Clean Coal Confuses Consumers

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It’s a term that’s being increasingly bandied around – clean coal.

In just the last week, Minister for Climate Change and Water Penny Wong has used the term several times in interviews, as has Opposition environment spokesman Greg Hunt, Federal Opposition Leader Malcolm Turnbull and a myriad of other politicians and commentators. It’s become quite a buzz-phrase, but one that contradicts itself.

Even the Australian Coal Association resists using the term and it won’t be found often on their New Generation Coal, aka NewGenCoal, site. Why? Because according to an Australian Coal Association (ACA) representative, it “confuses consumers”.

If even the ACA, an industry body representing the interests of the black coal producers in Australia, is hesitant to use the term; why are politicians applying it so freely? It’s probably very important the Australian public understands what “clean coal” actually is and what the country may be letting itself in for given that it’s such a hot topic at present.

Coal, put simply, cannot ever be clean. Low-emissions coal is a more accurate term. However, those low emissions come at a huge environmental cost. While carbon emissions may be able to be captured and store (buried), it’s still a very controversial process and the long term ramifications are not clear. What is known is that it takes a great deal of additional energy extract and store this waste; up to 20% more.

This means up to 20% more coal is needed to “create” low emissions coal. That coal will not magically appear, it needs to be mined. Mining coal is not only generally environmentally destructive process, it is a carbon emissions intensive exercise in itself.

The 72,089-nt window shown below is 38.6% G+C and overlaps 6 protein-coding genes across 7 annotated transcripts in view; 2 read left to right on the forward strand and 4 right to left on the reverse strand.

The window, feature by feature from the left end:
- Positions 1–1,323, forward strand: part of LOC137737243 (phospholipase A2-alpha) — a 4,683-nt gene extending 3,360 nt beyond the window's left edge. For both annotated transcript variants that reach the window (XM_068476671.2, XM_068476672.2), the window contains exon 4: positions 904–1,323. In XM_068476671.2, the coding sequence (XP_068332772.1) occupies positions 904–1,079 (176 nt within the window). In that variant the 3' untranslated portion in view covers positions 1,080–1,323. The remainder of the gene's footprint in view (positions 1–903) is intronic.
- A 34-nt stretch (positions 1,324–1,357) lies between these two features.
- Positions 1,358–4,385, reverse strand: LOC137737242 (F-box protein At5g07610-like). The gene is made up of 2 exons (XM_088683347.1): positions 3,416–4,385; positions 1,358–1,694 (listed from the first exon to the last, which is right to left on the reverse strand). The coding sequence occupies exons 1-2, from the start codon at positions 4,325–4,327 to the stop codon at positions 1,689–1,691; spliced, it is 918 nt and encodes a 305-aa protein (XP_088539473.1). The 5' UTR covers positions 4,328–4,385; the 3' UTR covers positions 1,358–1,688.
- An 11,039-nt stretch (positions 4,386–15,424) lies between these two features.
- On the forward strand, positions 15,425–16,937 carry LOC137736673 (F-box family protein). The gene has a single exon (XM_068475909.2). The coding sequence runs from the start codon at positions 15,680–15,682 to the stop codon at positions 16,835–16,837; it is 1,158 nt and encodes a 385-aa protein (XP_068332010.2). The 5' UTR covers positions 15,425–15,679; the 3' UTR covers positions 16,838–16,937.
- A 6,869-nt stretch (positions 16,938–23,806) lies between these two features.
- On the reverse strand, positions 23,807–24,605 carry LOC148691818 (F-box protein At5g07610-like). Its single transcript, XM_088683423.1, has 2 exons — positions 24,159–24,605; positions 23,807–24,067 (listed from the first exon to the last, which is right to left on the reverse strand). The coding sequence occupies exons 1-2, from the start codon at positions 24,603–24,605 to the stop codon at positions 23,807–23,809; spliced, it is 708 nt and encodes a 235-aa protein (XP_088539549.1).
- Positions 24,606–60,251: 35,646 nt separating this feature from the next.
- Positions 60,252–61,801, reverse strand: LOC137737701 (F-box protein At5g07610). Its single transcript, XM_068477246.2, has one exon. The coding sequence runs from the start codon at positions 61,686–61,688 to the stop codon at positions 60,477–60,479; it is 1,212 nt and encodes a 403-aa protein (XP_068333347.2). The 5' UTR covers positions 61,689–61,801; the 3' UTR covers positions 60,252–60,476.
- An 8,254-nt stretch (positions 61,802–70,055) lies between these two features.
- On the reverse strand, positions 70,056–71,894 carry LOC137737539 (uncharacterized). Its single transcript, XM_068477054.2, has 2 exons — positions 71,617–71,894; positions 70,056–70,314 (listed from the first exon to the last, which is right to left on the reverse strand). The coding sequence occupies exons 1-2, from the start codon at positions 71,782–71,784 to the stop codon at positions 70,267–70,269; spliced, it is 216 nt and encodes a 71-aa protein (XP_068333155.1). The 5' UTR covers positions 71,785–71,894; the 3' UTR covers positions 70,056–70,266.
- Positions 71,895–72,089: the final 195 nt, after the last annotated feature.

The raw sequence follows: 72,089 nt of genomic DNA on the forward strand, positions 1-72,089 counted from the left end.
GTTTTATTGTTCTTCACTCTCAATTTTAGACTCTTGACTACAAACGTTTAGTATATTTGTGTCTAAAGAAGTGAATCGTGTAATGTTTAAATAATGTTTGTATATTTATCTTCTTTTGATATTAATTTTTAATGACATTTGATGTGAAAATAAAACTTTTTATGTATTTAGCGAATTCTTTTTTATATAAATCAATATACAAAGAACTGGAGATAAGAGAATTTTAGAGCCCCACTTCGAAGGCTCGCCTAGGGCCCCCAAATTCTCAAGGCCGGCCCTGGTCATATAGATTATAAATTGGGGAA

Last week, Federal Opposition Leader Malcolm Turnbull launched a new policy to address climate change that focuses on carbon capture and storage (CCS), which he says is a superior approach to Labor’s Emissions Trading Scheme (ETS). Even under Labor’s programs, the coal industry will benefit greatly with as much funding going to it as will be put towards clean energy alternatives such as solar energy and wind power.

Of Malcolm Turnbull’s new policy, Australian Greens Deputy Leader and Climate Change Spokesperson Senator Christine Milne stated “..he will continue to protect and subsidise coal, keep renewable energy at the margins and barely begin to make serious emissions cuts.”

An important solution missing from the carbon emissions reduction debate in recent times is the subject of feed in tariffs, a scheme whereby the uptake of solar power systems by home owners and businesses is subsidised on an ongoing basis after initial rebates through the payment of a premium rate for each kilowatt hour of clean energy produced. Such schemes have been proven incredibly successful in places such as Germany – a country with far less solar resources than Australia.

A petition was recently launched by Australian renewable energy company Energy Matters at Feed In, with the goal of bringing this viable carbon emissions reduction strategy back into the spotlight. Judging by the response in just the first few days since the petition was launched, even given the Australia Day long weekend; it’s an approach many Australians want given more serious consideration to, rather than coal capturing so much of the government and opposition’s attention and potentially – hundreds of millions of additional taxpayers dollars.